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President Trump’s 2005 Tax Returns – What It Tells Us

President Trump’s 2005 Tax Return – What It Tells Us

Yesterday, Tuesday March 14, 2017, while most of the New England area was buried in snow, MSNBC published President Trump’s 2005 income tax return – or at least the first two pages of it.  What does the return tell us and what does it not?

The Basics – We know he had a positive income in the amount of $152,737,866 and $103,201,242 in tax write-offs.  He paid a total of $38,435,451 in taxes for the year.

About Trump’s Tax Plan

It remains to be seen the specific tax plan that Donald Trump will implement as President of the United States. The effects of Donald Trump’s tax plan will depend on taxpayers’ income and tax planning. Some think that Trump’s plan will significantly reduce income and corporate taxes, and eliminate the estate tax. It seems the plan’s largest effect on individual taxpayers will be to reduce the top tax bracket 6.6 percentage points from 39.6 percent to 33 percent.

The Effects Of Trump’s Tax Plan On Individuals And Businesses

Donald Trump’s most current tax plan promises to save taxes for most individual taxpayers. One way is the elimination of the alternative minimum tax. What are some other ways? Trump’s tax plan:

  • Adapts the current rates for qualified capital gains and dividends to the new brackets.
  • Eliminates the head of household filing status.
  • Eliminates the Net Investment Income Tax.
  • Increases the standard deduction from $6,300 to $15,000 for singles and from $12,600 to $30,000 for married couples filing jointly.

Can You Defer Your 2016 Income To 2017?

The end of the year is the perfect time for taxpayers to make financial adjustments to lower their tax bill for the current year. Making adjustments to income may help reduce tax liability. Income is typically taxed in the year it is received, however, if you don’t have to pay tax today and may pay it tomorrow, why not? Deferring income is an excellent strategy to lower an annual tax bill. However, only taxpayers that expect their tax bracket to remain the same or decrease to a lower bracket should defer income.

The (Trump’s) Net Operating Loss (NOL), Explained

At the beginning of October, the New York Times released pages from Donald Trump’s Connecticut, New Jersey and New York 1995 tax returns, apparently reflecting that the Donald declared “other income” of negative $916 million and was prepared to forego any federal income tax liability for up to 18 years by carrying forward this “net operating loss” (NOL). So what is a net operating loss?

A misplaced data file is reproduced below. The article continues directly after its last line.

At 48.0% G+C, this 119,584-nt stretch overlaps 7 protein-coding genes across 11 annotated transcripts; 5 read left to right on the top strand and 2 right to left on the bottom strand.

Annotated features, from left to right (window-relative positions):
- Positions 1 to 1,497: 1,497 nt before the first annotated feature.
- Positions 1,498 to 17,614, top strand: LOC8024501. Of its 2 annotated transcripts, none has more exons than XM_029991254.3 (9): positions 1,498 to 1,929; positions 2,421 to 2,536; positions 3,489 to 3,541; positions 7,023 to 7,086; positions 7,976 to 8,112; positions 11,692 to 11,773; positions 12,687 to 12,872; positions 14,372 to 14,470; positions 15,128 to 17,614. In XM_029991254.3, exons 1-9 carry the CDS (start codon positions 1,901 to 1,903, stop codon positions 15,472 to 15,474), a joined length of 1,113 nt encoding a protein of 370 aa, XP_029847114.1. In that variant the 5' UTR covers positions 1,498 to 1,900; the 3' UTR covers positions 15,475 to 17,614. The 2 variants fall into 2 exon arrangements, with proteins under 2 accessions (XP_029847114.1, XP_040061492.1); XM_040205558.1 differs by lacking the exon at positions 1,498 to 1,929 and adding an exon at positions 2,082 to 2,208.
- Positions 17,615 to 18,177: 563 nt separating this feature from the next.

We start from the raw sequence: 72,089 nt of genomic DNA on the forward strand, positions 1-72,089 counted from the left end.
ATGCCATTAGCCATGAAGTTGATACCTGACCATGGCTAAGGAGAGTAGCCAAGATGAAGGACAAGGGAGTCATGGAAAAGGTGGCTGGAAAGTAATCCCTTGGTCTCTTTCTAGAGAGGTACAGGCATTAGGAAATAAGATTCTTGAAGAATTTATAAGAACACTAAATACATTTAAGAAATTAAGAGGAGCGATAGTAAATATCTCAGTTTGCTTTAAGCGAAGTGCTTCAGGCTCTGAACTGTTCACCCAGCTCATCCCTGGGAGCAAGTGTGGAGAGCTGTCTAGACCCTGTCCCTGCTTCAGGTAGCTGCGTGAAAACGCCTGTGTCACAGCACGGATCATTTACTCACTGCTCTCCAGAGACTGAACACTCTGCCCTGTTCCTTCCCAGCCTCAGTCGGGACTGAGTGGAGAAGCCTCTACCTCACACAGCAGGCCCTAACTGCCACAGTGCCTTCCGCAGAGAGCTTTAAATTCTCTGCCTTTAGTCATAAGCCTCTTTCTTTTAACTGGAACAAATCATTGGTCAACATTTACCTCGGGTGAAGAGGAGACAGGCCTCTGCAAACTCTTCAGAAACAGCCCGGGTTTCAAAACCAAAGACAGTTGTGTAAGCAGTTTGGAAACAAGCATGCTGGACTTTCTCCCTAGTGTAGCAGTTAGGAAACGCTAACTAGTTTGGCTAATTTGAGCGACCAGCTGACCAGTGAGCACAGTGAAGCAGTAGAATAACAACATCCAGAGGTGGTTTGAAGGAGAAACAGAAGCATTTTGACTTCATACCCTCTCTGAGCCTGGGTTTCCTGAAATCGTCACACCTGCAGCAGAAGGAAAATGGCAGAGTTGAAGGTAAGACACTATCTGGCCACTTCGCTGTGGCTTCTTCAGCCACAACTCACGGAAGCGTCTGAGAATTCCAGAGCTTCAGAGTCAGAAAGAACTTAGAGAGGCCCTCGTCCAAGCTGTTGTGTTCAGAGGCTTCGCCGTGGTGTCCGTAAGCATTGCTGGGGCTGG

Tax Benefits of Supporting Your Parents

Did you know you could be responsible for your parents’ unpaid bills? Ever heard of Filial Responsibility Laws?  Well, these are laws obligating you to provide financial support for your indigent parents.  Yes, obligated under law.  According to the National Center for Policy Analysis, 21 states across the country (including states like Connecticut, New Jersey and Massachusetts) allow for a civil action to obtain financial support for indigent parents.   At least 12 states may impose criminal penalties on children who refuse to support their parents.  Though rarely enforced, these laws may be dusted off by states looking to save money on Medicaid bills.

What To Do If You Haven’t Received Your Refund

Of course, none of us “prefer” to pay taxes. Once we do pay our taxes, if we expect a refund, we hardly exhibit any patience awaiting it in the mail. But the IRS is a mega-bureaucracy, which means that things get lost, overlooked, mishandled, and, well I shudder to think. Thus, delays are not altogether uncommon, and failures to process and mail returns actually occur, albeit infrequently. So what do you do if you haven’t received your tax refund?

Federal Tax Refunds May Be Delayed In 2017

Earlier this year, the Internal Revenue Service announced it is beginning protocols for processing tax returns using the Earned Income Tax Credit (EITC) and Additional Child Tax Credit (ACTC). The IRS is sharing this information to help taxpayers, tax preparers, and other tax professionals prepare for the opening weeks of the 2017 filing season. The IRS is attempting to ensure taxpayers receive a correct and accurate refund.

The Protecting Americans from Tax Hikes Act of 2015 (PATH Act) was enacted in December of 2015, which made several changes to the tax law affecting taxpayers with families. This change begins Jan. 1, 2017, and therefore may affect some returns filed early in 2017.

Top Tax Deductions for Seniors and Retirees

Here are some of the most important tax deductions for seniors and retirees. 

  1. Higher standard deduction.

Any taxpayer that is 65 and older by December 31 of the tax year is entitled to a higher standard deduction. Taxpayers may take the higher standard deduction if a spouse is age 65 or older and together they file a joint return. Also, the higher standard deduction may be taken if the taxpayer files a separate return and can claim an exemption for a spouse because the spouse had no gross income and can’t be claimed as a dependent by another taxpayer. 

The Most Overlooked Tax Deductions, Part 5

Many taxpayers overlook the long list of deductions that they may take when completing and filing their tax returns. The tax professionals at the Thorgood Law Firm can help ensure that all taxpayers take advantage of any and all deductions that may apply to them.  Here is the fifth part of our multi-part blog on the most overlooked tax deductions:

LEGAL INCOME & FEES AS DEDUCTIONS

Jury pay paid to employer

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